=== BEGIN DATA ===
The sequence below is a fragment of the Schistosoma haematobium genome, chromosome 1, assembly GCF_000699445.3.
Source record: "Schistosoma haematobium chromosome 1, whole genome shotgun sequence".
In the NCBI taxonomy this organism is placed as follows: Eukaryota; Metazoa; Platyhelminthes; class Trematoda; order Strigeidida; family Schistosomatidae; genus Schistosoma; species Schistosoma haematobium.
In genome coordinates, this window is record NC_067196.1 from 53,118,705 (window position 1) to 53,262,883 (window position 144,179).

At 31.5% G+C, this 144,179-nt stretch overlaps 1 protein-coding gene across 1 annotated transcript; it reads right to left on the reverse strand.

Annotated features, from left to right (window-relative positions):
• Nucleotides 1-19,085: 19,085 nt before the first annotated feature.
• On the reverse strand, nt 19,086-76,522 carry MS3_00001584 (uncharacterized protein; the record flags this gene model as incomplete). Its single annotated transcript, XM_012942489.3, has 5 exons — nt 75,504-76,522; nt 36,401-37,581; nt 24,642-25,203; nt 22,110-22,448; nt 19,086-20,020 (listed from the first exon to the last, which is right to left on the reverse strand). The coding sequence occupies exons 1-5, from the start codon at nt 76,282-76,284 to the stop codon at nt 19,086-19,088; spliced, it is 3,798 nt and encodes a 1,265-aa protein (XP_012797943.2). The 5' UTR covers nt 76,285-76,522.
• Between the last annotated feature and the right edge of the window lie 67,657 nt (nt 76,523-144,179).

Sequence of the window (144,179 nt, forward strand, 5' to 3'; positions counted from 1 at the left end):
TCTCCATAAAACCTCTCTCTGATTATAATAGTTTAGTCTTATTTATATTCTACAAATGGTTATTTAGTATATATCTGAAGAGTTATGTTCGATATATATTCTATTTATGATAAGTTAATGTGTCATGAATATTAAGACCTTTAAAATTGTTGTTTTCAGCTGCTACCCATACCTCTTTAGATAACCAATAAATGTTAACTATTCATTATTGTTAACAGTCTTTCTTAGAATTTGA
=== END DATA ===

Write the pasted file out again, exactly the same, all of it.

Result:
The sequence below is a fragment of the Schistosoma haematobium genome, chromosome 1, assembly GCF_000699445.3.
Source record: "Schistosoma haematobium chromosome 1, whole genome shotgun sequence".
In the NCBI taxonomy this organism is placed as follows: Eukaryota; Metazoa; Platyhelminthes; class Trematoda; order Strigeidida; family Schistosomatidae; genus Schistosoma; species Schistosoma haematobium.
In genome coordinates, this window is record NC_067196.1 from 53,118,705 (window position 1) to 53,262,883 (window position 144,179).

At 31.5% G+C, this 144,179-nt stretch overlaps 1 protein-coding gene across 1 annotated transcript; it reads right to left on the reverse strand.

Annotated features, from left to right (window-relative positions):
• Nucleotides 1-19,085: 19,085 nt before the first annotated feature.
• On the reverse strand, nt 19,086-76,522 carry MS3_00001584 (uncharacterized protein; the record flags this gene model as incomplete). Its single annotated transcript, XM_012942489.3, has 5 exons — nt 75,504-76,522; nt 36,401-37,581; nt 24,642-25,203; nt 22,110-22,448; nt 19,086-20,020 (listed from the first exon to the last, which is right to left on the reverse strand). The coding sequence occupies exons 1-5, from the start codon at nt 76,282-76,284 to the stop codon at nt 19,086-19,088; spliced, it is 3,798 nt and encodes a 1,265-aa protein (XP_012797943.2). The 5' UTR covers nt 76,285-76,522.
• Between the last annotated feature and the right edge of the window lie 67,657 nt (nt 76,523-144,179).

Sequence of the window (144,179 nt, forward strand, 5' to 3'; positions counted from 1 at the left end):
TCTCCATAAAACCTCTCTCTGATTATAATAGTTTAGTCTTATTTATATTCTACAAATGGTTATTTAGTATATATCTGAAGAGTTATGTTCGATATATATTCTATTTATGATAAGTTAATGTGTCATGAATATTAAGACCTTTAAAATTGTTGTTTTCAGCTGCTACCCATACCTCTTTAGATAACCAATAAATGTTAACTATTCATTATTGTTAACAGTCTTTCTTAGAATTTGA